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Kantor v. Hiko Energy, LLC

United States District Court, E.D. Pennsylvania

April 14, 2015

MICHAEL KANTOR, On Behalf of Himself and All Others Similarly Situated





In this putative class action complaining of the tactics used to lure customers by competitors in the deregulated electricity supply market, the significant issue presented is whether claims under the Pennsylvania Unfair Trade Practices and Consumer Protection Law (" UTPCPL" ) are barred by the Pennsylvania economic loss doctrine. Stated differently, are we bound by the Third Circuit's predictive holding in Werwinski v. Ford Motor Co., 286 F.3d 661 (3d Cir. 2002), that statutory fraud claims may not be brought with a contract action? We conclude that because the Pennsylvania courts have since ruled to the contrary, Werwinski no longer has precedential effect. Therefore, we hold that fraud claims brought under the UTPCPL are not barred by the economic loss doctrine.

The plaintiff Michael Kantor (" Kantor" ) claims that the defendant Hiko Energy, LLC (" Hiko" ), an electricity supply company, deceived him and other consumers. According to Kantor, Hiko enticed electricity customers to switch from their providers to Hiko by promising them competitive market-based rates and savings on their energy bills. The customers initially paid lower rates for a short time; but, despite Hiko's promise, they later paid higher rates than they would have if they had stayed with their original providers.


Pennsylvania deregulated the supply of energy to its citizens in 1996. As a result, consumers may now purchase energy, such as gas and electricity, from an energy service company of their choice. Consumers are no longer required to purchase energy from local energy providers.[2]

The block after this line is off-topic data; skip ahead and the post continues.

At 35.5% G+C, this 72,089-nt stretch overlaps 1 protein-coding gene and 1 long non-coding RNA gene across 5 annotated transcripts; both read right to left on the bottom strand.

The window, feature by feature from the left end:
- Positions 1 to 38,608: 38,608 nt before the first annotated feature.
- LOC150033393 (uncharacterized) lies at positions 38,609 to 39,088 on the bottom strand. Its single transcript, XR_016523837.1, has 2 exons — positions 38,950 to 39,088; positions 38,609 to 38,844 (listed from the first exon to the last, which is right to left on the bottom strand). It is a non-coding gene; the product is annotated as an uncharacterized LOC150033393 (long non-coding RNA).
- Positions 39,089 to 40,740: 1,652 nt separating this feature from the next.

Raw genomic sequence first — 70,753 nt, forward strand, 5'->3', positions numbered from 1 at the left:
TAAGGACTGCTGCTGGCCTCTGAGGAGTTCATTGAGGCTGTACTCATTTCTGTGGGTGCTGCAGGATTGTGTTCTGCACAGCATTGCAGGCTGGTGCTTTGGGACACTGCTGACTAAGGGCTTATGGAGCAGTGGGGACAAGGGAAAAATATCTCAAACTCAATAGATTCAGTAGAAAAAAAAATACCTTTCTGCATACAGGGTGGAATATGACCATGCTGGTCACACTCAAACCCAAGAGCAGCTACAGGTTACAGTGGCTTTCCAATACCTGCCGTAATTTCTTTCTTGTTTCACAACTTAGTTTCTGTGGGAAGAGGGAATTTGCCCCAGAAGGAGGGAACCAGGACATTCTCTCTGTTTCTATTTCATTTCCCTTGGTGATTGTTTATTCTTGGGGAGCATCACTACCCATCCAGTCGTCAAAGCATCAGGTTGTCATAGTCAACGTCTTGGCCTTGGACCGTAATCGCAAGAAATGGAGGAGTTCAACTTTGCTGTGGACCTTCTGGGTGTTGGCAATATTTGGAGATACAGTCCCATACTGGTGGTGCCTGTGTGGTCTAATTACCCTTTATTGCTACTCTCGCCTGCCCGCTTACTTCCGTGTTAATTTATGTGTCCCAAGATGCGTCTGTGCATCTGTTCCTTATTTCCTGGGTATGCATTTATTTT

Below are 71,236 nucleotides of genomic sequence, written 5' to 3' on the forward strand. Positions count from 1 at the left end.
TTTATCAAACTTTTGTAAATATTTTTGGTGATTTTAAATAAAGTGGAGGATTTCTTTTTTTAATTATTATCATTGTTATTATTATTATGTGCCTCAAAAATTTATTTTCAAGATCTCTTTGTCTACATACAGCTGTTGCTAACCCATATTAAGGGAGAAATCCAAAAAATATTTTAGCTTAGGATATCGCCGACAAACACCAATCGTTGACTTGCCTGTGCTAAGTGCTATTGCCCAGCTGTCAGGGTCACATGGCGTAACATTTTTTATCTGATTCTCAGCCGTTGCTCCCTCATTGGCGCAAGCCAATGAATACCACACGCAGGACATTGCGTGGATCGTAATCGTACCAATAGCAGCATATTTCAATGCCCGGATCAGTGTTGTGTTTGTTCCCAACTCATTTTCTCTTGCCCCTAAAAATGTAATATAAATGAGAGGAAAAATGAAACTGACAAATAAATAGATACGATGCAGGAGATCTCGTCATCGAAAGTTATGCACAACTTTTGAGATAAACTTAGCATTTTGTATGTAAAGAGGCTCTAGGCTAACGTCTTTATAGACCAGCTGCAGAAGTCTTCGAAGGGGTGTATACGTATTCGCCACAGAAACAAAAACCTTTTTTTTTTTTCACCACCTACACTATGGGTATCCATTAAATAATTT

Hiko, a New York limited liability company, is an electricity supplier licensed to do business in Pennsylvania. [3] Hiko solicits customers directly. In 2012 and 2013, Kantor received several solicitations from Hiko. The mailings represented that customers would save money on their electricity bills by switching from their local utility companies to Hiko. Kantor later visited Hiko's website, which similarly represented that its customers would save on their energy bills.[4]

Hiko salespersons also advised potential customers that they would save money by switching to Hiko. These representatives promised potential customers that they would save a certain percentage on their monthly bills.[5]

In February of 2013, Kantor submitted an application to switch to Hiko from PECO, his local energy provider. He became a Hiko customer in March of 2013.[6] Until February of 2014, Kantor's Hiko rate was competitive with the PECO rate. In February of 2014, the Hiko rate nearly tripled, going from 0.096723 per kilowatt hour in January of 2014 to 0.289000.[7]

From March 2013 to April 2014, Hiko charged Kantor substantially more than he would have paid had he stayed with PECO. Kantor switched to Hiko in reliance on the promise that he would be charged less for electricity. Kantor alleges that he would not have switched to Hiko had he known that he would be charged " substantially higher" rates. After paying the higher than promised rates for months, Kantor cancelled his Hiko service and switched back to PECO.[8]